“The Egyptians were close observers of nature, so they were observing cat behaviors,” Antonietta Catanzariti, the exhibition's in-house curator, tells Mental Floss. “They noticed that cats and lions— in general, felines—have aggressive and protective aspects, so they associated those attributes to deities.”

The ancient Egyptians viewed their gods as humans, animals, or mixed forms. Several of these pantheon members were both associated with and depicted as cats, including Bastet, the goddess of motherhood, fertility, and protection; and Sakhmet, the goddess of war and—when appeased—healing. She typically has a lion head, but in some myths she appears as a pacified cat.

A limestone sculptor's model of a walking lion, on display at the Smithsonian's Arthur M. Sackler Gallery.
Sculptor's Model of a Walking Lion, ca. 664 to 630 BCE, limestone
Brooklyn Museum, Charles Edwin Wilbour Fund, 33.190

While Bastet was a nurturer, Sakhmet—whose name means “The Powerful One”—could use her mighty force to either slay or safeguard humanity. These characterizations are typical of the ancient Egyptian worldview, which perceived the universe in dualistic terms. “There’s always a positive and a negative,” Catanzariti explains.

Contrary to popular belief, however, ancient Egyptians did not view cats themselves as gods. “The goddess Sakhmet does have the features as a lion, or in some cases as a cat, but that doesn’t mean that the Egyptians were worshipping cats or lions,” Catanzariti says. Instead, they were simply noting and admiring her feline traits. This practice, to an extent, also extended to royalty. Kings were associated with lions and other large cats, as they were the powerful protectors of ancient Egypt’s borders.

These myriad associations prompted Egyptians to adorn palaces, temples, protective amulets, ceremonial vessels, and accessories with cat images. Depending on their context, these renderings symbolized everything from protection and power to beauty and sexuality. A king’s throne might have a lion-shaped support, for example, whereas a woman’s cosmetics case might be emblazoned with a cat-headed female goddess of motherhood and fertility.

An ancient Egyptian figurine of a standing lion-headed goddess, on display at the Smithsonian's Arthur M. Sackler Gallery.
Figurine of a Standing Lion-Headed Goddess, 664 to 630 BCE, Faience
Brooklyn Museum, Charles Edwin Wilbour Fund, 37.943E

While cats were linked with heavenly figures and kings, they were also popular domestic pets. Their ability to catch vermin made them an important addition to households, and owners loved and anthropomorphized their pets just like we do today.

Egyptians often named, or nicknamed, their children after animals; Miit (cat) was a popular moniker for girls. It's said that entire households shaved their eyebrows in mourning if a house cat died a natural death. Some also believe that cats received special legal protection. (Not all cats were this lucky, however, as some temples bred kittens specifically to offer their mummified forms to the gods.) If a favorite cat died, the Egyptians would bury them in special decorated coffins, containers, and boxes. King Tutankhamen, for example, had a stone sarcophagus constructed just for his pet feline.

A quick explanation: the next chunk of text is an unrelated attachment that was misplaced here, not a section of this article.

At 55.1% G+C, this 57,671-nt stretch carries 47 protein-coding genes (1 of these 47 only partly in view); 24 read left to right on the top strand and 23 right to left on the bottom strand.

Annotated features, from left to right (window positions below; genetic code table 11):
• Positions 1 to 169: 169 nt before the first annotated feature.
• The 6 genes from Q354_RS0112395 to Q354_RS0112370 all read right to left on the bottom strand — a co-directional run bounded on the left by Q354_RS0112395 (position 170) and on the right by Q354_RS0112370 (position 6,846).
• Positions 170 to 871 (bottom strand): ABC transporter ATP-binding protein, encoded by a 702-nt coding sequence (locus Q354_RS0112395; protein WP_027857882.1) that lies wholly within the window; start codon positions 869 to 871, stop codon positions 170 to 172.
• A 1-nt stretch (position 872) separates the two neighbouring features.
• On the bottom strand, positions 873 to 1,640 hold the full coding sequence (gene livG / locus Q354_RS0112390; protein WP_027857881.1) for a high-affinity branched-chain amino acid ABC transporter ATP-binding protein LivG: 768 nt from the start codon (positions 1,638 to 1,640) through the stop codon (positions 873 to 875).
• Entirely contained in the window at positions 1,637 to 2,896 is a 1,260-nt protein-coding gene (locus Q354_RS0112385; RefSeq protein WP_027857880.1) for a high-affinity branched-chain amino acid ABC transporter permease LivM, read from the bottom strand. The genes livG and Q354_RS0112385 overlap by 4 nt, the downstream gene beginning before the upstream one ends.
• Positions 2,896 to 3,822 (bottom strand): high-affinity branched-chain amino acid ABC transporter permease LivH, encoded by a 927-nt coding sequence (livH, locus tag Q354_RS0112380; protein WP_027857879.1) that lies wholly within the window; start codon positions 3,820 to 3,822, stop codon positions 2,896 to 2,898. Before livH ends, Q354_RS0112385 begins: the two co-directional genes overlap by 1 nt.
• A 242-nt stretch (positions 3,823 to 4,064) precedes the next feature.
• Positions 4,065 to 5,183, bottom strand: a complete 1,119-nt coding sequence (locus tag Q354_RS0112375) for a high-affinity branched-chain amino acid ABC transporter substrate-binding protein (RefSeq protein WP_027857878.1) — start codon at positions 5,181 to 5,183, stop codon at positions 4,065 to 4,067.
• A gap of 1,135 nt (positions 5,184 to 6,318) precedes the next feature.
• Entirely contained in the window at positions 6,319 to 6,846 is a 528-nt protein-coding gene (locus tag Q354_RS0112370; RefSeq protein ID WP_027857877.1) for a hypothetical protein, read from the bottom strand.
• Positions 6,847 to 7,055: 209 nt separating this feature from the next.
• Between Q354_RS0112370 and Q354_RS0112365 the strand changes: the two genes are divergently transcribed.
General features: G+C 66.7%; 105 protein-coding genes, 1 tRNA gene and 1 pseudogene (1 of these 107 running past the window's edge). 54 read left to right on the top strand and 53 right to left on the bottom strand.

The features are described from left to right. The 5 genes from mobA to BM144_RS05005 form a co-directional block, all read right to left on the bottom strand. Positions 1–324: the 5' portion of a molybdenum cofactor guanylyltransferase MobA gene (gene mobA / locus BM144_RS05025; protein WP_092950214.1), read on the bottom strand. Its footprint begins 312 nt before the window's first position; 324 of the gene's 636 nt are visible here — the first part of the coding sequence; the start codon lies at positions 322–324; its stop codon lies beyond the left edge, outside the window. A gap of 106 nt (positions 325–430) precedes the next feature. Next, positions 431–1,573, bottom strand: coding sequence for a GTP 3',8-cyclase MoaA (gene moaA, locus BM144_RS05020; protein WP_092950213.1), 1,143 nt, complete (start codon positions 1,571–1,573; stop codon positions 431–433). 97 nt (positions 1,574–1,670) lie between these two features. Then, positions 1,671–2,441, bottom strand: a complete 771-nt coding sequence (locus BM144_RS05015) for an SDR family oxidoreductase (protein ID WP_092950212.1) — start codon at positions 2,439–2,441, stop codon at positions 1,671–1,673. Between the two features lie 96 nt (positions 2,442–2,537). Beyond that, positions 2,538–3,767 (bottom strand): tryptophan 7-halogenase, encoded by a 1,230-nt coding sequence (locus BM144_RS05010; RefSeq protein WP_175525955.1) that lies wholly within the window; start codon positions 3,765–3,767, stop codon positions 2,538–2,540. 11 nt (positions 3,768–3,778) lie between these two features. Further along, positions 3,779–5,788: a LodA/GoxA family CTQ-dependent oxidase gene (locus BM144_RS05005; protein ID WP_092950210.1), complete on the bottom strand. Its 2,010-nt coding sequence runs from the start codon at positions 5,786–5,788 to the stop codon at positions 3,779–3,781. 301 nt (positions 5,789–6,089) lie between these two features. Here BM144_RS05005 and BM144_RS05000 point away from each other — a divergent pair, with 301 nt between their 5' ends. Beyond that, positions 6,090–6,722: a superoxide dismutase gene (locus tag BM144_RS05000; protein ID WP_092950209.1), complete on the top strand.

An ancient Egyptian bronze cat head adorned with gold jewelry, on display at the Smithsonian's Arthur M. Sackler Gallery.
Cat's Head, 30 BCE. to third century CE, bronze, gold
Brooklyn Museum, Charles Edwin Wilbour Fund, 36.114

“Divine Felines” breaks down these facts, and more, into five thematic sections, including “Cats and Kings"; “Cats and Gods”; “Cats and Death”; “Cats and Protection”; and “Dogs as Guardians and Hunters.” Yes, there’s also an exhibition section for dog lovers—“a small one,” Catanzariti laughs, that explains why canines were associated with figures like Anubis, the jackal-headed god of mummification and the afterlife.

Did the ancient Egyptians prefer cats to dogs? “I would say that both of them had different roles,” Catanzariti says, as dogs were valued as hunters, scavengers, and guards. “They were appreciated in different ways for their ability to protect or be useful for the Egyptian culture.” In this way, "Divine Felines" is targeted to ailurophiles and canophiliacs alike, even if it's packaged with pointed ears and whiskers.

An ancient Egyptian cat coffin, on display at the Smithsonian's Arthur M. Sackler Gallery.
Coffin for a Cat, 664 to 332 BCE, or later, Wood, gesso, paint, animal remains
Brooklyn Museum, Charles Edwin Wilbour Fund, 37.1944Ea-b